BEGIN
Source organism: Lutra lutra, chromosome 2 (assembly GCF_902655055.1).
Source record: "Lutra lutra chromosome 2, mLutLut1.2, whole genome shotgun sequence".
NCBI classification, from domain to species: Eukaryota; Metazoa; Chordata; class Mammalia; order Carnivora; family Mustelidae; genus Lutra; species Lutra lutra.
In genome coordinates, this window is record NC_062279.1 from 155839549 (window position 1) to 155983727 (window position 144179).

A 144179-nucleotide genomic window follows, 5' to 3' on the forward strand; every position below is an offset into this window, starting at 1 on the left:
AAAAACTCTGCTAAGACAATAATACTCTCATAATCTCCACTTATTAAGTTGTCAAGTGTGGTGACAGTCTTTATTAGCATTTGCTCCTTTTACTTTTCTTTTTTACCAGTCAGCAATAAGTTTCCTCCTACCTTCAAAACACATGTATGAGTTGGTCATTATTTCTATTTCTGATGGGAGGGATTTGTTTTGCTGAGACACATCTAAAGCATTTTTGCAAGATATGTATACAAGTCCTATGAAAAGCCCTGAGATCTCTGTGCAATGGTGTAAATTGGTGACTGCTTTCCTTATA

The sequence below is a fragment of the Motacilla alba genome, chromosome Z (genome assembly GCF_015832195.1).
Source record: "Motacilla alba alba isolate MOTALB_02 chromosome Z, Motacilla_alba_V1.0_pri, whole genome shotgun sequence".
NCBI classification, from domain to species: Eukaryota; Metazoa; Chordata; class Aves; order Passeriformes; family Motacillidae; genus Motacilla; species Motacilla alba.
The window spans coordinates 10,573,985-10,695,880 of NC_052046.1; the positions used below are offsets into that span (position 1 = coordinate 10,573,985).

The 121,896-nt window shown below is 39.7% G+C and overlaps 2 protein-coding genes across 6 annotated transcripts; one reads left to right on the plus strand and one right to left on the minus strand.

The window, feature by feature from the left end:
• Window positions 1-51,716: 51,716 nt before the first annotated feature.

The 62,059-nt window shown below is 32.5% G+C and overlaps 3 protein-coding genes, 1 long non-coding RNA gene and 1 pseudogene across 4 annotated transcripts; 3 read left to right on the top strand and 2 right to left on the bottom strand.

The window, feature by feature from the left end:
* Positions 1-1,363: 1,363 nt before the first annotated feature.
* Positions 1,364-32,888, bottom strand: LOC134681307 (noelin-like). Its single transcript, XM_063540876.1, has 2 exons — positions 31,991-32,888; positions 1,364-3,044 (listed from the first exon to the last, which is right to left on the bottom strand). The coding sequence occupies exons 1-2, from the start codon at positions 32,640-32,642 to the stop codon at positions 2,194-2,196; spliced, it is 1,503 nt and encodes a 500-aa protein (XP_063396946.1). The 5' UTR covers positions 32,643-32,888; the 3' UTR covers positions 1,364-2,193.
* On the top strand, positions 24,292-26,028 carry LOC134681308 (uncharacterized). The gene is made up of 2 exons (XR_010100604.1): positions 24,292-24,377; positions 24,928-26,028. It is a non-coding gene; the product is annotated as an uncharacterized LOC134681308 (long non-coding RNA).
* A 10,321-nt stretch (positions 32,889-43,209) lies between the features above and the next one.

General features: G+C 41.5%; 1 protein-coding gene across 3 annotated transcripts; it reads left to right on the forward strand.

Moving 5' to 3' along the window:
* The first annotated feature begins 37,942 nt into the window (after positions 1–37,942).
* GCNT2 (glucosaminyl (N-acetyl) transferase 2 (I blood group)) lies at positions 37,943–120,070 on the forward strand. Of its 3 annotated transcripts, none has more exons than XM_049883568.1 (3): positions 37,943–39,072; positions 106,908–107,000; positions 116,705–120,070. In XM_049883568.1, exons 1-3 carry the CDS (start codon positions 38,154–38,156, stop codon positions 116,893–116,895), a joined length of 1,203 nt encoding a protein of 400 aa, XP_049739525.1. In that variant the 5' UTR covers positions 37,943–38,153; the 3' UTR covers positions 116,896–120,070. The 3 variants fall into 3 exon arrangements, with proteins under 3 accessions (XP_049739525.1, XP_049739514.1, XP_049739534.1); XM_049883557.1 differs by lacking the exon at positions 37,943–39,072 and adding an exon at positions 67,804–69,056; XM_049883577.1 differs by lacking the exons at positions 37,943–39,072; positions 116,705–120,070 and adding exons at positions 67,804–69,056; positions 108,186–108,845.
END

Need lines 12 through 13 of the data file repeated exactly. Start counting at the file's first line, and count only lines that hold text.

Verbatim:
The window, feature by feature from the left end:
• Window positions 1-51,716: 51,716 nt before the first annotated feature.